Classroom Resources

Before enjoying your visit at the Museum, we invite you to learn more about minerals and the mining industry to prepare your students. These resources tap into the Museum’s archives of source documents and aural histories to enable you to bring the social and environmental history of Britannia into the classroom.

Video Resources

Classroom Activities

Stakeholders: The Mining Game Grades 5+
In Stakeholders, players take on the role of mining companies as they address real-world based challenges faced in the mining industry today and in doing so discover mining is about far more than simply digging a resource out of the ground.

Connecting with the Past Grades 4-8
Use this exercise to have your students imagine working at Britannia and writing a letter home describing work in this isolated resource town.

Explore our Story Grades 4-5
Discover some of the highs and lows Britannia experienced through this short story of our history, then find key names and terms from our story in the included word search.

In Their Own Words
Introduce what it was like to live and work at Britannia to your class with one or more of the following topics:

  • Minorities at BritanniaExplore what it was like to be a visible minority at Britannia. Suitable for Grades 5-6.
  • Social StructureDiscover some aspects of living in a company town. Suitable for grades 5-6.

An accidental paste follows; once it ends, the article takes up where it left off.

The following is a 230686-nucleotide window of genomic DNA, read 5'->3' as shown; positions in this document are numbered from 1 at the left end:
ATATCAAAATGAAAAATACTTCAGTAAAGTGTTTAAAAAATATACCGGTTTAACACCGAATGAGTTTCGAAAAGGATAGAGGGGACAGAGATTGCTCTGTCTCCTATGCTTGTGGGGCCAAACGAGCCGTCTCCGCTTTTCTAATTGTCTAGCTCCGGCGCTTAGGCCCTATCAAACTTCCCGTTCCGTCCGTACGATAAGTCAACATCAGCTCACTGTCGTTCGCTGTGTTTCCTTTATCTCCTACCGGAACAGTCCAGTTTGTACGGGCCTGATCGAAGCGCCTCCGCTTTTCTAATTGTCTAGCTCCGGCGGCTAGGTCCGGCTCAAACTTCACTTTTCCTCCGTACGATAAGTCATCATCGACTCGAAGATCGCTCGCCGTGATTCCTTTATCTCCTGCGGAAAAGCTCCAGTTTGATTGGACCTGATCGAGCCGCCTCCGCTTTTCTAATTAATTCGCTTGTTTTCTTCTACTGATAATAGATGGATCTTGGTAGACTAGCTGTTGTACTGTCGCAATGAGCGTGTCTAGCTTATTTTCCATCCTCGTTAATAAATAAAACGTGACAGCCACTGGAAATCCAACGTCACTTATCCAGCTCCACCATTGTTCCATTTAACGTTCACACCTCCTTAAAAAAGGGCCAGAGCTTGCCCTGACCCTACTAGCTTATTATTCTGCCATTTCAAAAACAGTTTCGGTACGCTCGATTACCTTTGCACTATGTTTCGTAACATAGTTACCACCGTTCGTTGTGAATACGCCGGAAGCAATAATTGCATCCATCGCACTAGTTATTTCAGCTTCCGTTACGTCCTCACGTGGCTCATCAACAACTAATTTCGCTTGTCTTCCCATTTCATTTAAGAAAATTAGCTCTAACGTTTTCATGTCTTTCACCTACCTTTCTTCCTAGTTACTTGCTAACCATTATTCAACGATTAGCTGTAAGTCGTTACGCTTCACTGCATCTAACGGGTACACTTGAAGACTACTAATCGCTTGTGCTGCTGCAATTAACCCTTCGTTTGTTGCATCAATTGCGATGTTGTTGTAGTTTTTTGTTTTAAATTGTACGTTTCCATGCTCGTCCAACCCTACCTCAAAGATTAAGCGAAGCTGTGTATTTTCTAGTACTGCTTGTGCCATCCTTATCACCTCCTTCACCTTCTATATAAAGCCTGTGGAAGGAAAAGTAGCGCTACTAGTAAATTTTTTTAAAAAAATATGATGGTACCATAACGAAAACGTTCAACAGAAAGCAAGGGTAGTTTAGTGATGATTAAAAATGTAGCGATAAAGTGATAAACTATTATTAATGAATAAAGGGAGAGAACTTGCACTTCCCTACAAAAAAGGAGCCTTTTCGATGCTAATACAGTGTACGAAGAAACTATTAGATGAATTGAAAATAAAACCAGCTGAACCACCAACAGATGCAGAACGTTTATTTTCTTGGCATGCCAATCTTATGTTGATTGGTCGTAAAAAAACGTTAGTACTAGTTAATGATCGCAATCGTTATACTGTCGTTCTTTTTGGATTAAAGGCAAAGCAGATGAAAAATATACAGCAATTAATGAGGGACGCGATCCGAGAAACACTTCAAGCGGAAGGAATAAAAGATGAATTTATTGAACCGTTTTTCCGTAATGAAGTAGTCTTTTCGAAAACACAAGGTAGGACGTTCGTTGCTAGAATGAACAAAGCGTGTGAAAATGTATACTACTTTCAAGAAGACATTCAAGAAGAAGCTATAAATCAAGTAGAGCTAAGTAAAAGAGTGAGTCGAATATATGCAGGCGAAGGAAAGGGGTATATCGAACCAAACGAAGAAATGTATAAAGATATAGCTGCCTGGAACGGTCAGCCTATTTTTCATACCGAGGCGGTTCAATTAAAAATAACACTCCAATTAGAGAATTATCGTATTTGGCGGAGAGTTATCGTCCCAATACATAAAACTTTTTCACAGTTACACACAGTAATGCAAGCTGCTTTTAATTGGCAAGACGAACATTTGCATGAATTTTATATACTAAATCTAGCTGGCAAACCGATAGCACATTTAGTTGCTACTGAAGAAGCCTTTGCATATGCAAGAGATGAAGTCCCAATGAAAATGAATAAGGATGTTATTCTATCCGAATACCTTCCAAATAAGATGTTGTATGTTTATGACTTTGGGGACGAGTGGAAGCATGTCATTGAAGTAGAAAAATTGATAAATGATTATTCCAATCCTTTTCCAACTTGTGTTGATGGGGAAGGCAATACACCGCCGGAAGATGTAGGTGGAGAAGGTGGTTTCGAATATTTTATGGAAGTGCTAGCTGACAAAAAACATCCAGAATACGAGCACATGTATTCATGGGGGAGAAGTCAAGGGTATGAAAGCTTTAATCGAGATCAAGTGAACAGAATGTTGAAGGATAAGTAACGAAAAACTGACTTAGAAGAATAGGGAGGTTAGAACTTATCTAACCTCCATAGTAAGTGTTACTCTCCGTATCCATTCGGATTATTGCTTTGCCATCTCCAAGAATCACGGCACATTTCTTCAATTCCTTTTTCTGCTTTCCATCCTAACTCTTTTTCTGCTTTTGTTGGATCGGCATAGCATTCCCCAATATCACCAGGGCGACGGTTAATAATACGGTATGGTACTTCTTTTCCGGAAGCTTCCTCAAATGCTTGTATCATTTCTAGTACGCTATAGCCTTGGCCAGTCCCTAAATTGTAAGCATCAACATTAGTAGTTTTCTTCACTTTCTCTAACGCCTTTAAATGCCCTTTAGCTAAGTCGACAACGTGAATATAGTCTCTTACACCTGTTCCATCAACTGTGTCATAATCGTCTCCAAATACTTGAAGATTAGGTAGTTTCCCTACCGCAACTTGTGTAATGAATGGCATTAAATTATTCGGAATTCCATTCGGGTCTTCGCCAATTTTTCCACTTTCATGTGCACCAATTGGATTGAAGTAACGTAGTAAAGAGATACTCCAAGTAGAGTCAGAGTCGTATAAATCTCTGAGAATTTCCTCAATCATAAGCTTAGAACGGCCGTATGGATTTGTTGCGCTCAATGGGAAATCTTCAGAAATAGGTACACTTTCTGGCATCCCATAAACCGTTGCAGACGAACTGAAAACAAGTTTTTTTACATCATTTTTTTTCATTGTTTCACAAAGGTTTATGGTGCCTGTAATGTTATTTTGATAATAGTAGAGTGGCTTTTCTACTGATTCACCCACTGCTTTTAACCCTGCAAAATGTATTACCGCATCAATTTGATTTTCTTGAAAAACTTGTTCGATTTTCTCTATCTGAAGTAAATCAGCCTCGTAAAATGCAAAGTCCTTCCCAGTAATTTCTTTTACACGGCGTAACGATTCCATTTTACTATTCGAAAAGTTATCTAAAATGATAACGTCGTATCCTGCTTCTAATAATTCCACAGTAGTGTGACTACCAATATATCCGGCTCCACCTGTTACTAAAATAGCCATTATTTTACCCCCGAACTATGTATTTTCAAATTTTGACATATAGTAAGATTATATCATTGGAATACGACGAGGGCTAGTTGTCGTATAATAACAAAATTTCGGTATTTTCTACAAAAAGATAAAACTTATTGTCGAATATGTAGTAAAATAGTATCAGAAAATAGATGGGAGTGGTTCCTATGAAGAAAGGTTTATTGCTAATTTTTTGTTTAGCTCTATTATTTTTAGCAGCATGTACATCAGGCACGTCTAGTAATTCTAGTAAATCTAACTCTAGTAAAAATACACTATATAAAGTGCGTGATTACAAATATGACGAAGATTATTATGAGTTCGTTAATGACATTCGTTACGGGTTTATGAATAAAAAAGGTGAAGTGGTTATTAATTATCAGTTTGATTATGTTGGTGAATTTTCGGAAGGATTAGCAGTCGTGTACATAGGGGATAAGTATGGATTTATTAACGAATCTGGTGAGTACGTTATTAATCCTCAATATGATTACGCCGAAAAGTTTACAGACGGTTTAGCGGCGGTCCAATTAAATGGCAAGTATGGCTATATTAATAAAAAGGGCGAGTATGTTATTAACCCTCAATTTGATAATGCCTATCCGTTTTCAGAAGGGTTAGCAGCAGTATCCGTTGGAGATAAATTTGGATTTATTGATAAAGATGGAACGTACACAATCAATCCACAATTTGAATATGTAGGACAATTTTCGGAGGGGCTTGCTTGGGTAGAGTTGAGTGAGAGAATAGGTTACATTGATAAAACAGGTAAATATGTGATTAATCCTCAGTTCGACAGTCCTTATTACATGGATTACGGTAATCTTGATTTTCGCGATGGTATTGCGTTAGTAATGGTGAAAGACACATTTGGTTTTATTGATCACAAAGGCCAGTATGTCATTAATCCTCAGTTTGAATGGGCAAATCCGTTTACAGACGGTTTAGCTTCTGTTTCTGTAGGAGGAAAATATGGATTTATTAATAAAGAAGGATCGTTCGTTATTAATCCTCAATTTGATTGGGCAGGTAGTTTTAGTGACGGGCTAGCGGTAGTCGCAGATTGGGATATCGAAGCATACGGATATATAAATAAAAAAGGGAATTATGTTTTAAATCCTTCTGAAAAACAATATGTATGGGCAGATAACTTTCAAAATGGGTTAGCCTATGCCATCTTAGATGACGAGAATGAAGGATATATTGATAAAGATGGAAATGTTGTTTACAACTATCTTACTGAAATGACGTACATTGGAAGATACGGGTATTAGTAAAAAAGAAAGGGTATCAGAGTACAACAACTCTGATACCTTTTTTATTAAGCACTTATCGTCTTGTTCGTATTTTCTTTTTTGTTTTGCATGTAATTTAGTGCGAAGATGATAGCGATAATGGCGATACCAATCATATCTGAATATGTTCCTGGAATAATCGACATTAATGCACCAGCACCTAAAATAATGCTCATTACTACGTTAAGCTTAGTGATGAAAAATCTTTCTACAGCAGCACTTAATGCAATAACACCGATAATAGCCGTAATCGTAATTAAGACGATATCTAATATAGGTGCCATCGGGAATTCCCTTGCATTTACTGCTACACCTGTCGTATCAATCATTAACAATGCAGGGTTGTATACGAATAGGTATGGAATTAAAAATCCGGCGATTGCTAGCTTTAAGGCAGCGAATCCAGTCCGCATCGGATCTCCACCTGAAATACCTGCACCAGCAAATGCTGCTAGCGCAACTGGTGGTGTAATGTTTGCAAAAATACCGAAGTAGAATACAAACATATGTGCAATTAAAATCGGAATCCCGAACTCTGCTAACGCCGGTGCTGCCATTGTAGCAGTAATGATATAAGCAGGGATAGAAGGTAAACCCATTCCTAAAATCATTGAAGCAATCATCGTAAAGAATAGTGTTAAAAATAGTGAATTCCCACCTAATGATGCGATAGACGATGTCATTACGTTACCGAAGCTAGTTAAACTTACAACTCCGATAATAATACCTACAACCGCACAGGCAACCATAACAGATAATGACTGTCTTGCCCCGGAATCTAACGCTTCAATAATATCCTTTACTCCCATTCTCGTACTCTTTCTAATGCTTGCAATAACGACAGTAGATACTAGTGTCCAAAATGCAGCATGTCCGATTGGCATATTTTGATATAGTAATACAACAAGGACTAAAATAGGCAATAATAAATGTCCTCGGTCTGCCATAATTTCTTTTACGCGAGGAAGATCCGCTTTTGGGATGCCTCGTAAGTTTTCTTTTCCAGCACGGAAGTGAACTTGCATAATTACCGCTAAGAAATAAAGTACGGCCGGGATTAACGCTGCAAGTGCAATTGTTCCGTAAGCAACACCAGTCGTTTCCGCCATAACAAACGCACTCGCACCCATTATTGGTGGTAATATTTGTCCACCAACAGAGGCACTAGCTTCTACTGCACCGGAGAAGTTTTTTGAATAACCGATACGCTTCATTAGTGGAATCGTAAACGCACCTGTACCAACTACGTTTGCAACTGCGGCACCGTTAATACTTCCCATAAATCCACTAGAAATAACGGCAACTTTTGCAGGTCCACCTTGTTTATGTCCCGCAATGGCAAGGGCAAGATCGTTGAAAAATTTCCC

• Women at BritanniaIn Britannia's time, the roles of women were limited. What was this like for the women that lived it? Explore this and how times have changed. Suitable for grades 4-6.
  • Women UndergroundPerhaps the biggest social change to come to mining in the past century is the allowance of women to work in the mines. Examine a source document that marks the beginning of this change in attitudes towards women in mining. Suitable for grades 4-6.

Britannia's Environmental Journey

Britannia went from meeting all the environmental standards of its time while in operation to becoming one of the worst industrial pollution points in North America following its closure before the clean-up began. What happened? Explore the changing environmental standards as well as the issues between government and landowners that caused Britannia’s deterioration.
  • Britannia 1918 to New Prosperity 2014 – Grades 5-7
    Compare and contrast how attitudes towards the environment changed over the past century with a look at the acceptable practices of Britannia in 1918 and the requirements put forth for the proposed New Prosperity mine in 2014.
  • Government Legislation – Grades 7 +
    Have your students examine how BC’s environmental laws have changed since their first introduction in the 1960s. Are our laws strong enough? Are they too strong? Ask them to answer this question by researching a current environmental issue in mining.
  • The Missing Years – Grades 10 +
    While Britannia was in operation and for the first four years following closure it was in compliance with the environmental laws of the day. What followed was twenty years of disputes and inaction that led to Britannia being known for its pollution more than its mining history.

    This paper presents a narrative of what happened during the last three decades of last century along with the source documents. Use Britannia’s environmental story as a case study or select a part of the story to complement your own lesson plan.